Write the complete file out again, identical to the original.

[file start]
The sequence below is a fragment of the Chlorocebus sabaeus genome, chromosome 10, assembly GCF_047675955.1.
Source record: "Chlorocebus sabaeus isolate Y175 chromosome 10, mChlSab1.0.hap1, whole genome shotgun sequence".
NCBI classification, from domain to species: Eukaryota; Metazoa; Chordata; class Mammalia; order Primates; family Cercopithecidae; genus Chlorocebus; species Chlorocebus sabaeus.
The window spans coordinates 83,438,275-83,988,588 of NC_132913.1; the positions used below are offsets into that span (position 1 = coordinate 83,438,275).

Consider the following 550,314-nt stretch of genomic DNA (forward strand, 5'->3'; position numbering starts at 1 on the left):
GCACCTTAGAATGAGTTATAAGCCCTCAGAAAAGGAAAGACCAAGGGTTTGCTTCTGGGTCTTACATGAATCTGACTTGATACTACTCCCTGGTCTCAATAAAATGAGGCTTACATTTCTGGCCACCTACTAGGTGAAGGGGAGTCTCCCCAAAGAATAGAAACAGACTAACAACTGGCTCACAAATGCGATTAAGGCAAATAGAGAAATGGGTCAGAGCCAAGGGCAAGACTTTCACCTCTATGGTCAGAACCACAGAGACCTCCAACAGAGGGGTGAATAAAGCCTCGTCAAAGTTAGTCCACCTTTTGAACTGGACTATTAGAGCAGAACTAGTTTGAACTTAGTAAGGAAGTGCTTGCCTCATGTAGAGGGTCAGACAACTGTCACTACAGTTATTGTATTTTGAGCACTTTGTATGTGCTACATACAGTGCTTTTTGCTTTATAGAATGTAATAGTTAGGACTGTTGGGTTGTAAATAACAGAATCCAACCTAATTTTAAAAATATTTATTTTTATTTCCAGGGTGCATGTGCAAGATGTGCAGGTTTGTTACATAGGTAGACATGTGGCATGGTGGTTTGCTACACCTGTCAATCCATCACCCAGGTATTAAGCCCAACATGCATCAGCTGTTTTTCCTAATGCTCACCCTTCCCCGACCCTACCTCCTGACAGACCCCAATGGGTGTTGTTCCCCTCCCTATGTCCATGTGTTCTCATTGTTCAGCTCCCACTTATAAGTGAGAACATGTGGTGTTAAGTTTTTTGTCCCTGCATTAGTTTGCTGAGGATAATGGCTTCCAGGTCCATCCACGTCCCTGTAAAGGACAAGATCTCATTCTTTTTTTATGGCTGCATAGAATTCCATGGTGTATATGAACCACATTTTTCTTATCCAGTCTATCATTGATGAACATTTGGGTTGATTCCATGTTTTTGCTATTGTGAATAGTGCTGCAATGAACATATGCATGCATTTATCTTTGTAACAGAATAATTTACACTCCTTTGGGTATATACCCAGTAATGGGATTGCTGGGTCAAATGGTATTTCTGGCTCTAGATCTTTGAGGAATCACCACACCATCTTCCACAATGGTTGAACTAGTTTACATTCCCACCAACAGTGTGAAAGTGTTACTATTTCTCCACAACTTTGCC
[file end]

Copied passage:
The sequence below is a fragment of the Chlorocebus sabaeus genome, chromosome 10, assembly GCF_047675955.1.
Source record: "Chlorocebus sabaeus isolate Y175 chromosome 10, mChlSab1.0.hap1, whole genome shotgun sequence".
NCBI classification, from domain to species: Eukaryota; Metazoa; Chordata; class Mammalia; order Primates; family Cercopithecidae; genus Chlorocebus; species Chlorocebus sabaeus.
The window spans coordinates 83,438,275-83,988,588 of NC_132913.1; the positions used below are offsets into that span (position 1 = coordinate 83,438,275).

Consider the following 550,314-nt stretch of genomic DNA (forward strand, 5'->3'; position numbering starts at 1 on the left):
GCACCTTAGAATGAGTTATAAGCCCTCAGAAAAGGAAAGACCAAGGGTTTGCTTCTGGGTCTTACATGAATCTGACTTGATACTACTCCCTGGTCTCAATAAAATGAGGCTTACATTTCTGGCCACCTACTAGGTGAAGGGGAGTCTCCCCAAAGAATAGAAACAGACTAACAACTGGCTCACAAATGCGATTAAGGCAAATAGAGAAATGGGTCAGAGCCAAGGGCAAGACTTTCACCTCTATGGTCAGAACCACAGAGACCTCCAACAGAGGGGTGAATAAAGCCTCGTCAAAGTTAGTCCACCTTTTGAACTGGACTATTAGAGCAGAACTAGTTTGAACTTAGTAAGGAAGTGCTTGCCTCATGTAGAGGGTCAGACAACTGTCACTACAGTTATTGTATTTTGAGCACTTTGTATGTGCTACATACAGTGCTTTTTGCTTTATAGAATGTAATAGTTAGGACTGTTGGGTTGTAAATAACAGAATCCAACCTAATTTTAAAAATATTTATTTTTATTTCCAGGGTGCATGTGCAAGATGTGCAGGTTTGTTACATAGGTAGACATGTGGCATGGTGGTTTGCTACACCTGTCAATCCATCACCCAGGTATTAAGCCCAACATGCATCAGCTGTTTTTCCTAATGCTCACCCTTCCCCGACCCTACCTCCTGACAGACCCCAATGGGTGTTGTTCCCCTCCCTATGTCCATGTGTTCTCATTGTTCAGCTCCCACTTATAAGTGAGAACATGTGGTGTTAAGTTTTTTGTCCCTGCATTAGTTTGCTGAGGATAATGGCTTCCAGGTCCATCCACGTCCCTGTAAAGGACAAGATCTCATTCTTTTTTTATGGCTGCATAGAATTCCATGGTGTATATGAACCACATTTTTCTTATCCAGTCTATCATTGATGAACATTTGGGTTGATTCCATGTTTTTGCTATTGTGAATAGTGCTGCAATGAACATATGCATGCATTTATCTTTGTAACAGAATAATTTACACTCCTTTGGGTATATACCCAGTAATGGGATTGCTGGGTCAAATGGTATTTCTGGCTCTAGATCTTTGAGGAATCACCACACCATCTTCCACAATGGTTGAACTAGTTTACATTCCCACCAACAGTGTGAAAGTGTTACTATTTCTCCACAACTTTGCC